Wireless Power For Miniature Cardiac Pacing, National University of Singapore (NUS) Reveals

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System characterization

We characterized the wireless powering system in both tissue-mimicking liquid and in multilayered animal tissue. Simulations, field mapping and wireless powering experiments (Fig. 2c–e) demonstrated that the phased surface produces a strongly focused field in homogenous media (saline in experiments, homogeneous muscle tissue in simulations), transferring 0.83 mW to the microdevice over 4 cm of saline at 800 mW output (Fig. 2f and Supplementary Fig. 5). In multilayered porcine tissue, both simulation and experiment showed that 0.45 mW was transferred over 4.2 cm (Fig. 2e,f). For a microdevice in this source–receiver configuration, these transfer efficiencies are about two orders of magnitude greater than those achieved in the near-field by the theoretical optimal source10, and meets requirements for many bioelectronic sensing and modulation systems. For comparison, analogue cochlear processors consume 0.2 mW and pacemakers less than 0.01 mW on average1. Phase control is key to performance, as removal of the reactive loading elements on the phased surface destroys the focal spot, reducing the transferred power fivefold at the 4 cm depth (Fig. 2c,f). In contrast, replacing homogenous media with multilayered tissue reduced the transferred power by less than twofold.

A distinctive feature of the phased surface is that it couples energy into the body with high efficiency and selectivity (>96% of outgoing power), strongly suppressing radiation into free-space. Figure 2f shows that over a 4 cm range from the phased surface, the received power is nearly an order of magnitude less in air than in tissue, even though dissipative losses occur only in tissue. For a microdevice requiring 0.5 mW for function, the device can be powered at a depth of 4.6 cm in a field optimized in muscle tissue, compared with 1.2 cm in air. This counterintuitive result highlights the essential role of propagating fields in transporting energy: the enhanced range is a consequence of evanescent-to-propagating field conversion at the air–tissue interface and subsequent interference with the prescribed phases. The conformal design of the phased surface is essential because a rigid device does not provide effective coupling to the body on curved body interfaces (Supplementary Fig. 6).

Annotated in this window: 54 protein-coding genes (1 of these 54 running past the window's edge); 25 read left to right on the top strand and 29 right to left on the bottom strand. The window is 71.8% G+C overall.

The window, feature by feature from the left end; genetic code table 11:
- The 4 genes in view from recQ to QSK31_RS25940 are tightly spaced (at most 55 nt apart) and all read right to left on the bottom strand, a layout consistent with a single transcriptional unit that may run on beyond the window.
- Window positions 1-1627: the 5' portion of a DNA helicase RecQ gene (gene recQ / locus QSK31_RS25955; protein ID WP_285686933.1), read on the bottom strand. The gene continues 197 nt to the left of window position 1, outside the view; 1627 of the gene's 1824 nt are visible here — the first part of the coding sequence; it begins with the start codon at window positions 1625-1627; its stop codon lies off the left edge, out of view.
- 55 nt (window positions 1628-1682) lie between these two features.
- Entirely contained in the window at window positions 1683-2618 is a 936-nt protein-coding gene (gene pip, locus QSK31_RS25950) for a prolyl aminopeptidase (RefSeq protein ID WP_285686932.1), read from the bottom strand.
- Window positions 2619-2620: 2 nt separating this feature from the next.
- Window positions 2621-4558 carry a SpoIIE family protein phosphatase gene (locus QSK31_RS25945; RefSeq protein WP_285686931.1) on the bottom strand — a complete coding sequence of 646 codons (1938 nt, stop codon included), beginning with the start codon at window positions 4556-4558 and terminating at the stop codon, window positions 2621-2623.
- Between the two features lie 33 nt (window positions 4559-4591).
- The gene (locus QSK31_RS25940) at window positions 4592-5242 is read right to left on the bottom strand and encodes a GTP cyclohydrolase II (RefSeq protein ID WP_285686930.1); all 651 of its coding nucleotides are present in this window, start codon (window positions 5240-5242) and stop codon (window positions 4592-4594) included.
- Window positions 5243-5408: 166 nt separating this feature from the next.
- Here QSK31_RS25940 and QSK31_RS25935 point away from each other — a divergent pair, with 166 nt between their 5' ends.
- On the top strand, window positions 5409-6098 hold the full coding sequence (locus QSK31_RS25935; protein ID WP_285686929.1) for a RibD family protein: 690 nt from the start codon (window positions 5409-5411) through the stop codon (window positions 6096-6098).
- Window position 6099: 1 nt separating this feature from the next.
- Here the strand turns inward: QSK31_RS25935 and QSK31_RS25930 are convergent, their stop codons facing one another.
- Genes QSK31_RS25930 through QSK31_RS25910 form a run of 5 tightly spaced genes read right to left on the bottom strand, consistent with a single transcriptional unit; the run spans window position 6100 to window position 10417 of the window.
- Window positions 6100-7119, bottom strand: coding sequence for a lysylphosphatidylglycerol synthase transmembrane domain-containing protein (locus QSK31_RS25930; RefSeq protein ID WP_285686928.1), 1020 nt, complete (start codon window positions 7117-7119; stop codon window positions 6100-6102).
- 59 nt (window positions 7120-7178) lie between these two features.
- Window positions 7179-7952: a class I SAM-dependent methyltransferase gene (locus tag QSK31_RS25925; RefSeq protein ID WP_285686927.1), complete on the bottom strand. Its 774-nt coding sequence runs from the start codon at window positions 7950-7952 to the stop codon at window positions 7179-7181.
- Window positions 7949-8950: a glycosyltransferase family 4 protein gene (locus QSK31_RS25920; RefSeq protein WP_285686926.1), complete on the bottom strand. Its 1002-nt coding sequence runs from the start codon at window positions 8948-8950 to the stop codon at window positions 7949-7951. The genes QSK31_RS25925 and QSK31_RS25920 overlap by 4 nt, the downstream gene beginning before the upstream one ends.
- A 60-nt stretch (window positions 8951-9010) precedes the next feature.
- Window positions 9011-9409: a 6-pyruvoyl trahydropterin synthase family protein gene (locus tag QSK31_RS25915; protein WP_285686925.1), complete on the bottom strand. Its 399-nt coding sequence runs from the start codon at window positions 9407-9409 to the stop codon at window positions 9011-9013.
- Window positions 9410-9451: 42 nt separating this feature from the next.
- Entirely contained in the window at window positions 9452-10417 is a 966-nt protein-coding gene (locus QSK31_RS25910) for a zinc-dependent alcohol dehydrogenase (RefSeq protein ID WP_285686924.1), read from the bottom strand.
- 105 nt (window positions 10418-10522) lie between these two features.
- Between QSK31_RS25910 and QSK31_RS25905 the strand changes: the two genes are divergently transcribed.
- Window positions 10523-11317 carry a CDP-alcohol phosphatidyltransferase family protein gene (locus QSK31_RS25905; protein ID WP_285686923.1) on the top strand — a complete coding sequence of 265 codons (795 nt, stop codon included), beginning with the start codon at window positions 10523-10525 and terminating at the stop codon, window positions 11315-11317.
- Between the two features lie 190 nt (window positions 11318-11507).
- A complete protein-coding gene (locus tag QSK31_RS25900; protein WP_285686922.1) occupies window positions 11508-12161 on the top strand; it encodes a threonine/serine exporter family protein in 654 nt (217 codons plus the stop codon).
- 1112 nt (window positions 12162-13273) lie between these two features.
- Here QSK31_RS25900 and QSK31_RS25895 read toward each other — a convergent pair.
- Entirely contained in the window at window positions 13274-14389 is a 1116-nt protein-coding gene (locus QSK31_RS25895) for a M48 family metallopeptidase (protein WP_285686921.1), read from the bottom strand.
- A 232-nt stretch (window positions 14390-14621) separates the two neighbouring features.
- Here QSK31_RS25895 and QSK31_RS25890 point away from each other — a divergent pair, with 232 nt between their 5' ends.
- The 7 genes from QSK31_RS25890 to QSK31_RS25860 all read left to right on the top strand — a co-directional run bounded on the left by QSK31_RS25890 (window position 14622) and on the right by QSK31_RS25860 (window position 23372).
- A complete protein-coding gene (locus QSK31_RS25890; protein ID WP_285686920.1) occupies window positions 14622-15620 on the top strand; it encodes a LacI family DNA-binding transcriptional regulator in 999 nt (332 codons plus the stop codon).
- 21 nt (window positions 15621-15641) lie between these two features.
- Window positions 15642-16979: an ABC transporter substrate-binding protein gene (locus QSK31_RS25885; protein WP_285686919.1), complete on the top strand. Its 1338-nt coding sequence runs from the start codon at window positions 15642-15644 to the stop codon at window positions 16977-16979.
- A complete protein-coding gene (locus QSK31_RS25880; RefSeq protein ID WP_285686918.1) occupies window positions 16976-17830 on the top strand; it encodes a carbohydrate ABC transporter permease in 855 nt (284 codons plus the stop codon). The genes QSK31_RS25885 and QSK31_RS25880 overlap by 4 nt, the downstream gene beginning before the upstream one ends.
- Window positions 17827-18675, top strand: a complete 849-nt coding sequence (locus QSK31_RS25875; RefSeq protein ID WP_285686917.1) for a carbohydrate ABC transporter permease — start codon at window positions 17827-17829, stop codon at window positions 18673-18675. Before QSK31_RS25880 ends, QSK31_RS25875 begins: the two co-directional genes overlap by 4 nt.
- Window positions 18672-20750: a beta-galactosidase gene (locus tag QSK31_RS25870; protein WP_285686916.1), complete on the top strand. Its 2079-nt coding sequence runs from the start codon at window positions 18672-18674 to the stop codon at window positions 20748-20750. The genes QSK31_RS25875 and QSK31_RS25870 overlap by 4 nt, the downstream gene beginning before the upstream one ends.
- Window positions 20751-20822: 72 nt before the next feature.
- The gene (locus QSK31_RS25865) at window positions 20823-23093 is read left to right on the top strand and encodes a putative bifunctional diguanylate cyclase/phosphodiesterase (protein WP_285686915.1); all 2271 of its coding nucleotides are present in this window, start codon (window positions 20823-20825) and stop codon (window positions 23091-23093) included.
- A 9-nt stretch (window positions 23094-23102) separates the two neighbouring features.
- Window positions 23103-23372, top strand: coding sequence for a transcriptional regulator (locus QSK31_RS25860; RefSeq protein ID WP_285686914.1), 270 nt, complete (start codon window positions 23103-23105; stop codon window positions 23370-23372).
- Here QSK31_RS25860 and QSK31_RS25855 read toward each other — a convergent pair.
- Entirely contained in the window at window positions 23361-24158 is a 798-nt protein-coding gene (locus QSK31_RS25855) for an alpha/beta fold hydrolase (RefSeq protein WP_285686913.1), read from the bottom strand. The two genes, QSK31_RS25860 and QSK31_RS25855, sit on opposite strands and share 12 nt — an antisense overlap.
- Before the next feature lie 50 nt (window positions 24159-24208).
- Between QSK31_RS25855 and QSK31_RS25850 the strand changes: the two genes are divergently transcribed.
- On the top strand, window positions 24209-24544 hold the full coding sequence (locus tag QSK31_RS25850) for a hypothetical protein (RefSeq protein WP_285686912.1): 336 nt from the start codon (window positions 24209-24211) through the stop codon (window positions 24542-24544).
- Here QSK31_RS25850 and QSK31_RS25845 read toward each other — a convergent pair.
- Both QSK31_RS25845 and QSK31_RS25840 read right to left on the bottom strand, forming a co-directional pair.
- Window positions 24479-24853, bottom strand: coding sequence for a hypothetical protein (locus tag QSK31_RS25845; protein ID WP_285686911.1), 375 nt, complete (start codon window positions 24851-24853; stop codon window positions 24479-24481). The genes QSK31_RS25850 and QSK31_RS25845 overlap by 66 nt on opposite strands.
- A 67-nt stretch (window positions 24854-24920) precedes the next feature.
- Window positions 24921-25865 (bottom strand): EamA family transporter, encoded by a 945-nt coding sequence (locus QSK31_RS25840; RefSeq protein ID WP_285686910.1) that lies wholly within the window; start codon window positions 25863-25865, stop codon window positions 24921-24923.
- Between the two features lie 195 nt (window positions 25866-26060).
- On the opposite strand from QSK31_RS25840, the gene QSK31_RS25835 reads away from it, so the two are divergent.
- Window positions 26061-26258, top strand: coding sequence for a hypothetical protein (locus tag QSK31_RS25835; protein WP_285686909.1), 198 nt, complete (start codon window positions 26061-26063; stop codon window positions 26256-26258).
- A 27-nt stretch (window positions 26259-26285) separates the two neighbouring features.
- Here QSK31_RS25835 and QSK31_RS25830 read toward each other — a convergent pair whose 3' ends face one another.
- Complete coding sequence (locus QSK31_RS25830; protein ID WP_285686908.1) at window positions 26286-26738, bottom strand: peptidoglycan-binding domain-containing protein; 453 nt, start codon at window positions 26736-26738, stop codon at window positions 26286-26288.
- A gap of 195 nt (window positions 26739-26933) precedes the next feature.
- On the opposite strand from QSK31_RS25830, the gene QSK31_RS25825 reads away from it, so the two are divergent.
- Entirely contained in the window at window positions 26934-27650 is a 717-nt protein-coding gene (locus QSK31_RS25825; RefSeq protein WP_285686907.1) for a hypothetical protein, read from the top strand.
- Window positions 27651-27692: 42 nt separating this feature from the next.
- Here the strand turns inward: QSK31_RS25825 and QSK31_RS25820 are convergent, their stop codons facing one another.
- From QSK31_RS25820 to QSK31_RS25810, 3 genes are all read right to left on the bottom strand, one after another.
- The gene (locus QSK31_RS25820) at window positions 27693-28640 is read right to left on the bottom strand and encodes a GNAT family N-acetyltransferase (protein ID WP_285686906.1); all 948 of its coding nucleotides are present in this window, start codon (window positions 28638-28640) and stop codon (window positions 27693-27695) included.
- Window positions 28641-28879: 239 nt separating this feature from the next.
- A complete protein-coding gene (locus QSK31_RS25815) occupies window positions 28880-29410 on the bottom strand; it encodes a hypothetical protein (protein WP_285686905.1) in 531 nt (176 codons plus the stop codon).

Stability of the coupling between the phased surface and the body was tested under deformation and physiological movement. Field mapping measurements show that the field shape is maintained for interfaces with radii of curvature greater than 8 cm, which should accommodate most non-peripheral body surfaces (Supplementary Fig. 6). Measurements of the scattering parameters on three human subjects with the phased surface attached by Tegaderm film on the chest and leg show that the coupled power varies by less than 0.02% during the physiological motions of sitting, standing and walking (Supplementary Fig. 7). In contrast, removal of the phased surface beyond 4 cm distance results in a 7% change in power. No significant changes in the conductivity of the Ag traces were observed across the range of physiologically relevant curvatures (Supplementary Fig. 8). The coupling is also relatively stable across a wide range of polydimethylsiloxane substrate thicknesses greater than 2 mm (Supplementary Fig. 9). These results show that the conformal design enables robust electromagnetic coupling with the body, although matching its mechanical properties to that of skin remains an important direction for future work.

We measured the dependence of performance on source–receiver geometry for the wireless powering configuration in Fig. 3a. As energy transfer is mediated by propagating fields, the dependencies on linear displacement are determined solely by the spatial distribution of the field; the half-power displacements are 11.5 mm in the transverse plane and 6.7 mm in depth (Fig. 3b,c). The orthogonal electric and magnetic components of the generated field interact with both the electric and magnetic dipole moments of the helical receiver. Power can thus be extracted for all azimuthal orientations θ without nulls (Fig. 3d and Supplementary Fig. 10a), while the altitudinal angle ϕ follows a cosine dependence (Fig. 3e and Supplementary Fig. 10b) (half-power displacement: 59° azimuthal and 45° altitudinal). These displacements quantify the sensitivity of performance to changes in source–receiver alignment due to movement of the phased surface or the device, or both. In contrast to near-field systems, operation in the mid-field is immune to frequency-splitting effects, and the overall dependencies are less than or similar to previously reported systems24.

Figure 3: Performance variation with geometry and thermal characteristics.